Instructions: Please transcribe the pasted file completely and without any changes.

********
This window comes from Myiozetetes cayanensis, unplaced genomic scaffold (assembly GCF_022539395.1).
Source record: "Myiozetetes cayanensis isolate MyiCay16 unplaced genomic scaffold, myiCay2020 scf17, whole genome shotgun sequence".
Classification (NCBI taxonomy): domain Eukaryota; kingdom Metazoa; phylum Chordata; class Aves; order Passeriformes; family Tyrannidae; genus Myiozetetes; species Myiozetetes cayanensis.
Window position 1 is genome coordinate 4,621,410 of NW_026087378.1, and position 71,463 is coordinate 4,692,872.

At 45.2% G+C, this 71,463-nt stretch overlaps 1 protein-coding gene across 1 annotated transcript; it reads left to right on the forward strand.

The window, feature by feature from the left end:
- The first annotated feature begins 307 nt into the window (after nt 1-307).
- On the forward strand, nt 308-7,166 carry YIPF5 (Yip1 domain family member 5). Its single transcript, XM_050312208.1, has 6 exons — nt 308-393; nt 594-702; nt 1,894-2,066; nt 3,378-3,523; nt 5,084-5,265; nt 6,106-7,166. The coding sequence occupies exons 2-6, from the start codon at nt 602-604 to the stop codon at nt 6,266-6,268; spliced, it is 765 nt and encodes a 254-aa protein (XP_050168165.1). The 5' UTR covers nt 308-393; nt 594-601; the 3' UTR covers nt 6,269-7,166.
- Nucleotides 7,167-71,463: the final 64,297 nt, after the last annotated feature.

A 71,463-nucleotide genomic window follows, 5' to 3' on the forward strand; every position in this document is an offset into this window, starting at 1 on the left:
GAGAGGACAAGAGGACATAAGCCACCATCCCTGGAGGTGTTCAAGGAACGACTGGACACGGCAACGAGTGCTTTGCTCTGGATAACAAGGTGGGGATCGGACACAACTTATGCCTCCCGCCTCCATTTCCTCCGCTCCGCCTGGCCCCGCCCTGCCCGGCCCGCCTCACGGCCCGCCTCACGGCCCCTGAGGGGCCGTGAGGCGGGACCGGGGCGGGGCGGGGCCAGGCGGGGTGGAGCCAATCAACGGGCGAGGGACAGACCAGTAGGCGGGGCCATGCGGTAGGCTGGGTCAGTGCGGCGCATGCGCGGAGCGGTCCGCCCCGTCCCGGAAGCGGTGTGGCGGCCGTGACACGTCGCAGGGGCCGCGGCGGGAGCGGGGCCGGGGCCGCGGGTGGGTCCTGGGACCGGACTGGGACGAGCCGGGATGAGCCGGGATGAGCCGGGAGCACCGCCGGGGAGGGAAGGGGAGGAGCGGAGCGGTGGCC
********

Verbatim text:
This window comes from Myiozetetes cayanensis, unplaced genomic scaffold (assembly GCF_022539395.1).
Source record: "Myiozetetes cayanensis isolate MyiCay16 unplaced genomic scaffold, myiCay2020 scf17, whole genome shotgun sequence".
Classification (NCBI taxonomy): domain Eukaryota; kingdom Metazoa; phylum Chordata; class Aves; order Passeriformes; family Tyrannidae; genus Myiozetetes; species Myiozetetes cayanensis.
Window position 1 is genome coordinate 4,621,410 of NW_026087378.1, and position 71,463 is coordinate 4,692,872.

At 45.2% G+C, this 71,463-nt stretch overlaps 1 protein-coding gene across 1 annotated transcript; it reads left to right on the forward strand.

The window, feature by feature from the left end:
- The first annotated feature begins 307 nt into the window (after nt 1-307).
- On the forward strand, nt 308-7,166 carry YIPF5 (Yip1 domain family member 5). Its single transcript, XM_050312208.1, has 6 exons — nt 308-393; nt 594-702; nt 1,894-2,066; nt 3,378-3,523; nt 5,084-5,265; nt 6,106-7,166. The coding sequence occupies exons 2-6, from the start codon at nt 602-604 to the stop codon at nt 6,266-6,268; spliced, it is 765 nt and encodes a 254-aa protein (XP_050168165.1). The 5' UTR covers nt 308-393; nt 594-601; the 3' UTR covers nt 6,269-7,166.
- Nucleotides 7,167-71,463: the final 64,297 nt, after the last annotated feature.

A 71,463-nucleotide genomic window follows, 5' to 3' on the forward strand; every position in this document is an offset into this window, starting at 1 on the left:
GAGAGGACAAGAGGACATAAGCCACCATCCCTGGAGGTGTTCAAGGAACGACTGGACACGGCAACGAGTGCTTTGCTCTGGATAACAAGGTGGGGATCGGACACAACTTATGCCTCCCGCCTCCATTTCCTCCGCTCCGCCTGGCCCCGCCCTGCCCGGCCCGCCTCACGGCCCGCCTCACGGCCCCTGAGGGGCCGTGAGGCGGGACCGGGGCGGGGCGGGGCCAGGCGGGGTGGAGCCAATCAACGGGCGAGGGACAGACCAGTAGGCGGGGCCATGCGGTAGGCTGGGTCAGTGCGGCGCATGCGCGGAGCGGTCCGCCCCGTCCCGGAAGCGGTGTGGCGGCCGTGACACGTCGCAGGGGCCGCGGCGGGAGCGGGGCCGGGGCCGCGGGTGGGTCCTGGGACCGGACTGGGACGAGCCGGGATGAGCCGGGATGAGCCGGGAGCACCGCCGGGGAGGGAAGGGGAGGAGCGGAGCGGTGGCC